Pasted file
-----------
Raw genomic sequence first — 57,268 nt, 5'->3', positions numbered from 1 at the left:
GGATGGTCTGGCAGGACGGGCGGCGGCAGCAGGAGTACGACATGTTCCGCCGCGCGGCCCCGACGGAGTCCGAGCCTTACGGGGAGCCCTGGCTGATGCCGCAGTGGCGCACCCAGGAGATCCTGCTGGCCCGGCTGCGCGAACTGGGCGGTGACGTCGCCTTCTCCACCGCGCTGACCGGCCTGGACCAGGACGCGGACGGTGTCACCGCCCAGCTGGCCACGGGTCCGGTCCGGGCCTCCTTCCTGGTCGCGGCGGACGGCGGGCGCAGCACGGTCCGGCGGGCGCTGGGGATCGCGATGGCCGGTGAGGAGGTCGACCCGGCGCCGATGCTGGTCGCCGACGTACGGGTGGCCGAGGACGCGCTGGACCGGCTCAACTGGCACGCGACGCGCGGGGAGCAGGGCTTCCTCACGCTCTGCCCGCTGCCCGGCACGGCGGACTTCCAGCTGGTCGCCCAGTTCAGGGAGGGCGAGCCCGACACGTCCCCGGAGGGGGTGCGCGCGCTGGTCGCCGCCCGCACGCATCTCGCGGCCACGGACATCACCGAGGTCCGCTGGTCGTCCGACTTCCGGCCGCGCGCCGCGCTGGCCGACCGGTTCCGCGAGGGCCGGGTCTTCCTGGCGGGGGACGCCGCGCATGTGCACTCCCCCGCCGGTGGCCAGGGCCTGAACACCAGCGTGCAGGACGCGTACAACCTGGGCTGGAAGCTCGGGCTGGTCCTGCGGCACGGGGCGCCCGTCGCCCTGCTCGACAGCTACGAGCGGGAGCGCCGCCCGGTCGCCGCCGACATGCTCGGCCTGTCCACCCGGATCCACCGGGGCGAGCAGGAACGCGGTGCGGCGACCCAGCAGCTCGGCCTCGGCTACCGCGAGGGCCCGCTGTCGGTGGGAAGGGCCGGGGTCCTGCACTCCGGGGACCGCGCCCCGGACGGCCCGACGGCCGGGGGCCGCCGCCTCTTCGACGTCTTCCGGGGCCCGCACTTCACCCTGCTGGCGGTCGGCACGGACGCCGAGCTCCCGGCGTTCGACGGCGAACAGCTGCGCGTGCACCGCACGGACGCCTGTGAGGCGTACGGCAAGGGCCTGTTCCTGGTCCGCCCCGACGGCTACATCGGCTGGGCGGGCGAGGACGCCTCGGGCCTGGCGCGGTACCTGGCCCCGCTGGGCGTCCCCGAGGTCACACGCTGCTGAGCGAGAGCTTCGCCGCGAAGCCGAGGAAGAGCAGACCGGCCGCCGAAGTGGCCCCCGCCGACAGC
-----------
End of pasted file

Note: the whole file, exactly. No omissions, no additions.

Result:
Raw genomic sequence first — 57,268 nt, 5'->3', positions numbered from 1 at the left:
GGATGGTCTGGCAGGACGGGCGGCGGCAGCAGGAGTACGACATGTTCCGCCGCGCGGCCCCGACGGAGTCCGAGCCTTACGGGGAGCCCTGGCTGATGCCGCAGTGGCGCACCCAGGAGATCCTGCTGGCCCGGCTGCGCGAACTGGGCGGTGACGTCGCCTTCTCCACCGCGCTGACCGGCCTGGACCAGGACGCGGACGGTGTCACCGCCCAGCTGGCCACGGGTCCGGTCCGGGCCTCCTTCCTGGTCGCGGCGGACGGCGGGCGCAGCACGGTCCGGCGGGCGCTGGGGATCGCGATGGCCGGTGAGGAGGTCGACCCGGCGCCGATGCTGGTCGCCGACGTACGGGTGGCCGAGGACGCGCTGGACCGGCTCAACTGGCACGCGACGCGCGGGGAGCAGGGCTTCCTCACGCTCTGCCCGCTGCCCGGCACGGCGGACTTCCAGCTGGTCGCCCAGTTCAGGGAGGGCGAGCCCGACACGTCCCCGGAGGGGGTGCGCGCGCTGGTCGCCGCCCGCACGCATCTCGCGGCCACGGACATCACCGAGGTCCGCTGGTCGTCCGACTTCCGGCCGCGCGCCGCGCTGGCCGACCGGTTCCGCGAGGGCCGGGTCTTCCTGGCGGGGGACGCCGCGCATGTGCACTCCCCCGCCGGTGGCCAGGGCCTGAACACCAGCGTGCAGGACGCGTACAACCTGGGCTGGAAGCTCGGGCTGGTCCTGCGGCACGGGGCGCCCGTCGCCCTGCTCGACAGCTACGAGCGGGAGCGCCGCCCGGTCGCCGCCGACATGCTCGGCCTGTCCACCCGGATCCACCGGGGCGAGCAGGAACGCGGTGCGGCGACCCAGCAGCTCGGCCTCGGCTACCGCGAGGGCCCGCTGTCGGTGGGAAGGGCCGGGGTCCTGCACTCCGGGGACCGCGCCCCGGACGGCCCGACGGCCGGGGGCCGCCGCCTCTTCGACGTCTTCCGGGGCCCGCACTTCACCCTGCTGGCGGTCGGCACGGACGCCGAGCTCCCGGCGTTCGACGGCGAACAGCTGCGCGTGCACCGCACGGACGCCTGTGAGGCGTACGGCAAGGGCCTGTTCCTGGTCCGCCCCGACGGCTACATCGGCTGGGCGGGCGAGGACGCCTCGGGCCTGGCGCGGTACCTGGCCCCGCTGGGCGTCCCCGAGGTCACACGCTGCTGAGCGAGAGCTTCGCCGCGAAGCCGAGGAAGAGCAGACCGGCCGCCGAAGTGGCCCCCGCCGACAGC